Below is the reply Dr. Coats sent me with the three questions listed and his answer to each one:

Question: Should the U.S. fix its exchange rate to the Real SDR and would that violate the impossible trinity?

Answer:  I have attempted to lay out gradual steps toward what I think is the optimal international monetary system. Replacing national currencies (the U.S. dollar) in international reserves with an internationally issued currency (the SDR) would be a very major accomplishment.  National central banks would be free to fix the exchange rate of their currency to the SDR or not.  However, the fully optimal system in my view is one in which all central banks fix the exchange rates of their currencies to the SDR. This would essentially be the one world currency we had under the gold standard of the late nineteenth century.  So yes, I would like to see the U.S. dollar fixed to the SDR.  That would mean (as indicated by the impossible trinity, which the questioner misstated) that the U.S. could not have an independent monetary policy.  The money supply would always be what ever the public wanted to hold at the official value of the SDR following currency board rules.

Question: Is there something similar to the Triffin Dilemma supporting the argument for replacing a national currency in international reserve with an international one?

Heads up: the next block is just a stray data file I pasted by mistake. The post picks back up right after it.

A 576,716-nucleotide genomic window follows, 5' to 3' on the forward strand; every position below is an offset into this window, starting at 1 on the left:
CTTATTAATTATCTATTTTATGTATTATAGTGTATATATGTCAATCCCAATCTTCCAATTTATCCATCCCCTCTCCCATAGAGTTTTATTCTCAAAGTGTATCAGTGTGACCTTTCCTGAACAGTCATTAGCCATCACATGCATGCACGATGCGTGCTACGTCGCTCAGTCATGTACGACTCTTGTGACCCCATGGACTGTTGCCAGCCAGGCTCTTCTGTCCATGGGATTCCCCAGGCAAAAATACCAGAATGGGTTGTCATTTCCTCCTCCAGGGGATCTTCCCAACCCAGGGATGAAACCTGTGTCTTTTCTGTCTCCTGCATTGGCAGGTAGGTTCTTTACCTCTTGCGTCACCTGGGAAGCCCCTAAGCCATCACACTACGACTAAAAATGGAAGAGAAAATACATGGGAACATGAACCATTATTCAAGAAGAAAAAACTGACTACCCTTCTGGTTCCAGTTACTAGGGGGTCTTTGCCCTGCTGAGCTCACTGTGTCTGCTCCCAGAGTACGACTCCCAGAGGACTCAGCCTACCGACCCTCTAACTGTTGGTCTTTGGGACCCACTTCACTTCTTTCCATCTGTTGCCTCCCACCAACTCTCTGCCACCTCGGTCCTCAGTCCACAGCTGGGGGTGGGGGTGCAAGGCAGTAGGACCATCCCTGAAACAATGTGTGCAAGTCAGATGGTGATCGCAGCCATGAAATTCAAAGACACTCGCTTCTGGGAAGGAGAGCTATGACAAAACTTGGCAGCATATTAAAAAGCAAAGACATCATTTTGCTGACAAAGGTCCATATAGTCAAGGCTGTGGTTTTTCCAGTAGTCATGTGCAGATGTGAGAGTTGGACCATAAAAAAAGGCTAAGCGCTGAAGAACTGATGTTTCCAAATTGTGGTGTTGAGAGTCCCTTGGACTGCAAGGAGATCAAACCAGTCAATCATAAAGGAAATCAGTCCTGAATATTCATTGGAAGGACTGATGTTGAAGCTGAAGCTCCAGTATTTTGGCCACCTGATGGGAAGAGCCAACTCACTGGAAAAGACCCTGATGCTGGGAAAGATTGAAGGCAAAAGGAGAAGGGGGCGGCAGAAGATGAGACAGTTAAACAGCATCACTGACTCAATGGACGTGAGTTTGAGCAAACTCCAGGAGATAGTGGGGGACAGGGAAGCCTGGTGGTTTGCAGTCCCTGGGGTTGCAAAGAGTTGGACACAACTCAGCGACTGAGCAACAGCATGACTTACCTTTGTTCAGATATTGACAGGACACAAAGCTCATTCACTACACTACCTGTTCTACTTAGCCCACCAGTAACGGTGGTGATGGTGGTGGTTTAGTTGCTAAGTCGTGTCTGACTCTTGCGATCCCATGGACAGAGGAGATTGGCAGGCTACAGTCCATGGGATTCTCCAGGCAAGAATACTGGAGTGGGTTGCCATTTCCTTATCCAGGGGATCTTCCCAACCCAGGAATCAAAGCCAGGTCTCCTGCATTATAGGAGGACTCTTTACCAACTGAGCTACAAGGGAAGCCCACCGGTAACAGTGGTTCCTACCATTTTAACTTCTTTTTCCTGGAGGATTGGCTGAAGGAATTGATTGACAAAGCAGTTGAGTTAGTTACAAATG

Answer:  The Triffin Dilemma was that under the gold standard, when U.S. dollars were redeemable for a fixed amount of gold, increases in international holdings of dollars could grow so large that its redeemability for gold would loose credibility, causing something like a run on the bank.  The dollar is no longer redeemable for gold or anything else at a fixed price, but as international dollar reserves are generally held as U.S. treasury securities, the size of the U.S. government’s public debt could grow so large that foreign owners of that debt could loose confidence in the ability of the U.S. government to repay it (or even service it) thus causing them to dump the dollar.  This is similar to the Triffin Dilemma, which could be avoiding using an internationally issued currency (SDR).

Question: How would a bank create private SDRs?  What are the steps?

Answer: Where no private SDRs exist, a bank customer (e.g. the AIIB) would ask its bank to credit the SDR equivalent of a dollar (Euro or whatever) deposit to a new SDR deposit account of the customer.  The bank would determine the SDR amount applying the official SDR exchange rate to the currency presented and record that amount in the customer’s SDR account.  That creates SDR deposits.  The next issue is what assets would the bank keep against these SDR deposit liabilities?  It could hold assets (loans, securities, etc.) denominated in the national currency the customer brought if it was prepared to accept the exchange rate risk of a mismatch between its assets and liabilities (a so called open FX position).  Or it could balance its exposure by converting the dollars into the appropriate amount of each of the five currencies in the current SDR valuation basket.  Or if there are financial assets denominated in SDRs it could acquire and hold those, or denominate its loans in SDRs etc.

No comments:

Post a Comment